How can I activate and provide background knowledge for myself? What questions do I have before reading?
- What is the book about? What is the basic story?
- Why is it so “award-winning“?
- Have I attempted challenging reads before? Have I overcome any?
- What predictions are bubbling to the surface before I start reading?
- Re: Predictions: Being that this is not a Middle Grades book or a Young Adult book, what challenging narrative devices can I predict that author will employ?
What are professional reviewers saying about this book?
From this Globe and Mail review, I can expect:
- alternating narratives: more than one story intertwined
- the multiple stories focus upon characters named Bird, Snow Falls and Crow
- these characters each narrate different events and, therefore, offer differing versions of those events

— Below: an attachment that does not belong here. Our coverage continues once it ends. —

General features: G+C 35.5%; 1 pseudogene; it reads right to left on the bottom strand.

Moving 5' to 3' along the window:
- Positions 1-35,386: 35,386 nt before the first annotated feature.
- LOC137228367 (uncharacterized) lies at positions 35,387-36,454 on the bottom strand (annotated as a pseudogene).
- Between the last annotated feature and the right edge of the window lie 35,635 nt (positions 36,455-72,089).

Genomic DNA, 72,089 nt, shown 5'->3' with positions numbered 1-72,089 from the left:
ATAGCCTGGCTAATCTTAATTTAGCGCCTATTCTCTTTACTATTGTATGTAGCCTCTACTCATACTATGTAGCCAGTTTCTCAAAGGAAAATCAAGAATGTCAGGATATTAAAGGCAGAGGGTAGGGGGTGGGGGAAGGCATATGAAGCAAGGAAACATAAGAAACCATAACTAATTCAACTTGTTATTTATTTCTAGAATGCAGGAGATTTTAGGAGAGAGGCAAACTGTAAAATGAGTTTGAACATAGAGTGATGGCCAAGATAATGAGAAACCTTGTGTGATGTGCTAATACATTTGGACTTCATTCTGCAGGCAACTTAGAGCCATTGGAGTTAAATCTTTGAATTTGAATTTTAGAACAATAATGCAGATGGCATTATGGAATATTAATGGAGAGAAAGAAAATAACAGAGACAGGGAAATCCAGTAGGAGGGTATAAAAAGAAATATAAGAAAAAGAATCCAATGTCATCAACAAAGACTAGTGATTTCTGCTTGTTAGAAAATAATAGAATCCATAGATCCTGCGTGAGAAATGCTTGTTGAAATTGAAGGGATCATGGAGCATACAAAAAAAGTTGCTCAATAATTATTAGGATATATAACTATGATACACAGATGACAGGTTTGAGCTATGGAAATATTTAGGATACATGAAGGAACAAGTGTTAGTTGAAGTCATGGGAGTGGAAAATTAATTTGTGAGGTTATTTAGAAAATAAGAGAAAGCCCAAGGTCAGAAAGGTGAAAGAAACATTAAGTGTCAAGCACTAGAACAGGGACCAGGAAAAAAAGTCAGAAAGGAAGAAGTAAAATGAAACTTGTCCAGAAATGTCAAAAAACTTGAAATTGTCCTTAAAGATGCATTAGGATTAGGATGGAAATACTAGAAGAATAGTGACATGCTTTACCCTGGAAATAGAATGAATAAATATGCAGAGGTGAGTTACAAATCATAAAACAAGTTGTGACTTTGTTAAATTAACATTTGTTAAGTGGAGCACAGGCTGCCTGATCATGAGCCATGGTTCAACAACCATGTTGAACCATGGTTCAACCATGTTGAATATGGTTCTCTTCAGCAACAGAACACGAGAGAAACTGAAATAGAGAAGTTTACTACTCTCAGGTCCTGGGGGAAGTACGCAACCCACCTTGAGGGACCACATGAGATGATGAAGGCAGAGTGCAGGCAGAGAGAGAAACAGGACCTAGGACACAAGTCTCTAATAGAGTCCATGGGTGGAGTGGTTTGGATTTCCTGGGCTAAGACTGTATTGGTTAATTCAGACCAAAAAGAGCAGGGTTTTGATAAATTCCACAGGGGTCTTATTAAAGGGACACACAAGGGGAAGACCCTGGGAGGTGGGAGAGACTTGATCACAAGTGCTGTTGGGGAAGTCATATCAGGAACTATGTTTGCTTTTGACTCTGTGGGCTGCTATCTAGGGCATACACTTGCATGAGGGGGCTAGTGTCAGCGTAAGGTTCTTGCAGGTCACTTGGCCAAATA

- the story involving the Huron and the Iroquois
- the reviewer likens the story to the real-life martyrdom of Jean de Brebeuf
- the reviewer calls this story “epic” and “worthy of Herodotus”
- The title, The Orenda, means “native life”
- the setting of this story is out in the bush
I also read a review from The National Post:
The reviewer, Donna Bailey Nurse, explored ideas such as:
- The Orenda explores what forces led to the decimation of Canada’s First Nations cultures.
- A question that arises from the book: are First Nations peoples, by allowing missionaries into their villages, partly to blame for the devastation of their own culture?
“Much more controversial is the idea that First Nations, by allowing the missionaries into their villages, are partly to blame for the devastation of their culture.”
- The Jesuit priest character embodies this threat:
“…it is his faith that poses a deeper threat to the clan’s survival, the way he uses their own language to attack their beliefs.”
- this book is violent and graphic:
“This is a very violent work, full of the most grotesque descriptions of ritualized torture that I’ve ever encountered… I’ve never read anything like it and, to be honest, some of it I could not get through.”
And so, with this framing of the text in mind, I endeavor to read Joseph Boyden’s The Orenda…